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North America, United States, Montana, Glacier National Park, Mt. Edwards, North Face, Chaos Theory

Mt. Edwards, North Face, Chaos Theory. On previous trips in previous years, I often found myself drooling hopelessly as I looked up at a very elegant unclimbed line of mixed rock and ice on the north face of Mt. Edwards. This year, because of an early arctic blast and nearly nonexistent snow pack, most of the melt-freeze-dependent routes on Edwards were not more than a few smears and icicles scattered across the walls. But our hopes were realized in March, after a few heavy dumps were followed by increasing temperatures. We knew the conditions could only be improving.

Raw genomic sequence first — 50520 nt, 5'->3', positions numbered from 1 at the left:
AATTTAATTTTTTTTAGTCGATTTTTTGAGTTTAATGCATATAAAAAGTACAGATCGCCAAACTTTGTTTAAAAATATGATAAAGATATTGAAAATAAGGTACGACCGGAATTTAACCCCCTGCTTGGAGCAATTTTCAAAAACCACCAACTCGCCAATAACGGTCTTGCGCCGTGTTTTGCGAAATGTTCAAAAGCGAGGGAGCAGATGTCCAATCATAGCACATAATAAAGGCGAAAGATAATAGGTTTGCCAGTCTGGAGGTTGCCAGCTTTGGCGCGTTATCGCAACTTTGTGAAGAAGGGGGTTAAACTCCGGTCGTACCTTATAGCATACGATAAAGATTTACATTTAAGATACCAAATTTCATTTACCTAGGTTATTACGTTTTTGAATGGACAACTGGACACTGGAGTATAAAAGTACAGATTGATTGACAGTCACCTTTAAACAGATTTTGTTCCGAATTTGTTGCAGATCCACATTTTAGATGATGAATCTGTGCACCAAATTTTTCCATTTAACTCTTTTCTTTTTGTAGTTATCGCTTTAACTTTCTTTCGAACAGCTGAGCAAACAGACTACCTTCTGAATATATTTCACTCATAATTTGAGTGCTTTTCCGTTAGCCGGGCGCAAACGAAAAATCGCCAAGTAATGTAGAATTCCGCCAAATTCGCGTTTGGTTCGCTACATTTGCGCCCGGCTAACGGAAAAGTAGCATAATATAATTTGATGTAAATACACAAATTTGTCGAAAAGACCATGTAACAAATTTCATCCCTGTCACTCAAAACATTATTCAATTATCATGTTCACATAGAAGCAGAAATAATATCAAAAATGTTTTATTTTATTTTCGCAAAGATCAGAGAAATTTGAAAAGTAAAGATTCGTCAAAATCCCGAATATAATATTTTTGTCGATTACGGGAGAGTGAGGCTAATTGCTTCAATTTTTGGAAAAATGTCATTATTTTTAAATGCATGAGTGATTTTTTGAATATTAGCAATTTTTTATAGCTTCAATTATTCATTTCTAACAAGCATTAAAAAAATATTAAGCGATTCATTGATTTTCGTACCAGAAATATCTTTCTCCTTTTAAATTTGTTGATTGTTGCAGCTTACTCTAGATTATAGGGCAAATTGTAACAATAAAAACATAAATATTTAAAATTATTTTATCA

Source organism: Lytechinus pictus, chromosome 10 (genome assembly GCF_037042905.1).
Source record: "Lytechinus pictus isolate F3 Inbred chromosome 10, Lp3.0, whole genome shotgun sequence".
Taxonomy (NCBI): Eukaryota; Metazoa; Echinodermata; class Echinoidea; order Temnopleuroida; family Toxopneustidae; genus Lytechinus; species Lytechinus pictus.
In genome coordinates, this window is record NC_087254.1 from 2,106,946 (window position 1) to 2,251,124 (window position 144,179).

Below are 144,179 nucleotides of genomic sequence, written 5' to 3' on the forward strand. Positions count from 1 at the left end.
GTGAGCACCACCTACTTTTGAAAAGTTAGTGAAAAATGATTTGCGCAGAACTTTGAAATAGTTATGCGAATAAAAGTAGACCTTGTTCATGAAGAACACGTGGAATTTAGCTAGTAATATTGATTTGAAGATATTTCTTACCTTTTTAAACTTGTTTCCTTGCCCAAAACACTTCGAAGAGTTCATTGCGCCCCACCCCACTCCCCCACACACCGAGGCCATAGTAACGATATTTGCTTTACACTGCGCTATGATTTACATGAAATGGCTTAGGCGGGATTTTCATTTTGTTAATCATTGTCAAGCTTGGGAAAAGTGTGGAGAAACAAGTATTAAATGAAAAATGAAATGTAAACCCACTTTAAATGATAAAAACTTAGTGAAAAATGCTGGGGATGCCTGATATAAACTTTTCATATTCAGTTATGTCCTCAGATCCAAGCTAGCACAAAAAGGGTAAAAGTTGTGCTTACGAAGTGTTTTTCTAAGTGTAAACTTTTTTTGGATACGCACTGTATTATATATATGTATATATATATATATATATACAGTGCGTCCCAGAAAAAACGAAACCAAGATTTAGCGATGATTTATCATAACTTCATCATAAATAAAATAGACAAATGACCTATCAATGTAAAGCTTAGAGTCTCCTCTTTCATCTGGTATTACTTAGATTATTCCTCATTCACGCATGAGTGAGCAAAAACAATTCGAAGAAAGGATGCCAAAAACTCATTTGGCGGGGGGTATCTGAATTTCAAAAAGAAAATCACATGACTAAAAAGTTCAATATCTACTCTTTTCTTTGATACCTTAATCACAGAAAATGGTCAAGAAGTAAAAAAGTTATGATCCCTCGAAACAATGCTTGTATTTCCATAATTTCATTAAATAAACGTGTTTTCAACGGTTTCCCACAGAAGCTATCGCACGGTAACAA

On a high-pressure weekend, Chris Gibisch and I skied up to Snyder Basin for a better look, and possible attempt, at the line I was twitching for. We skied across the upper lake and up the initial snow slopes to the base of the established route, Six Pack. From there, we simulclimbed the first 600 feet of Six Pack to where our route started.

The first pitch was up a flaring chimney with fun dry tooling and sporty gear; it ended with a long section of one- to three-inch ice and a hanging belay. Next, we climbed up a lens/cone to the base of a large overhanging dangler that creaked and moaned like an old farmhouse door. After sneaking up the acoustical dagger, another 165 feet of ramping WI3-4 led to the base of an orgasmically beautiful, blue, freestanding WI4-5 pillar that ended at a luxurious snow ledge. This snow ledge marked the end of our route, Chaos Theory (IV 5.10 WI5+, 1,100'), and we happily threaded our way down the wall to join our friends, Kevin McCracken and Patrick Knoll, who had just climbed a new variation on Six Pack (WI4+, 1,600') a couple of hundred feet to our left.

Jeff Shapiro, unaffiliated